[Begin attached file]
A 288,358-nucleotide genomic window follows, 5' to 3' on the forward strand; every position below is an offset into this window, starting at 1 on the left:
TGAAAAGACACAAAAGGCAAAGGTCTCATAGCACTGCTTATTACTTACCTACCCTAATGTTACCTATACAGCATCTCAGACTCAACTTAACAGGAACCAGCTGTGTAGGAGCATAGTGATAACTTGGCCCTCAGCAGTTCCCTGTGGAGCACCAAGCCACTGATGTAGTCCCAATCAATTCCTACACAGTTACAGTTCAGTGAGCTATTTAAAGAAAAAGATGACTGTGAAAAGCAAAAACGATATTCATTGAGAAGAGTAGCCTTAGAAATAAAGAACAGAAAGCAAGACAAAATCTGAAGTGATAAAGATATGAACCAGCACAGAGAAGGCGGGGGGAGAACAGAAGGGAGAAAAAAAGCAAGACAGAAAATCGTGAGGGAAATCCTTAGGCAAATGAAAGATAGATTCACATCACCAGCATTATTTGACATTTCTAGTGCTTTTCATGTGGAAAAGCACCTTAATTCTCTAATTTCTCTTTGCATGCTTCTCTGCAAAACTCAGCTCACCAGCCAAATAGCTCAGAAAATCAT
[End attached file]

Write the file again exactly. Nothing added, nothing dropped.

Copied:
A 288,358-nucleotide genomic window follows, 5' to 3' on the forward strand; every position below is an offset into this window, starting at 1 on the left:
TGAAAAGACACAAAAGGCAAAGGTCTCATAGCACTGCTTATTACTTACCTACCCTAATGTTACCTATACAGCATCTCAGACTCAACTTAACAGGAACCAGCTGTGTAGGAGCATAGTGATAACTTGGCCCTCAGCAGTTCCCTGTGGAGCACCAAGCCACTGATGTAGTCCCAATCAATTCCTACACAGTTACAGTTCAGTGAGCTATTTAAAGAAAAAGATGACTGTGAAAAGCAAAAACGATATTCATTGAGAAGAGTAGCCTTAGAAATAAAGAACAGAAAGCAAGACAAAATCTGAAGTGATAAAGATATGAACCAGCACAGAGAAGGCGGGGGGAGAACAGAAGGGAGAAAAAAAGCAAGACAGAAAATCGTGAGGGAAATCCTTAGGCAAATGAAAGATAGATTCACATCACCAGCATTATTTGACATTTCTAGTGCTTTTCATGTGGAAAAGCACCTTAATTCTCTAATTTCTCTTTGCATGCTTCTCTGCAAAACTCAGCTCACCAGCCAAATAGCTCAGAAAATCAT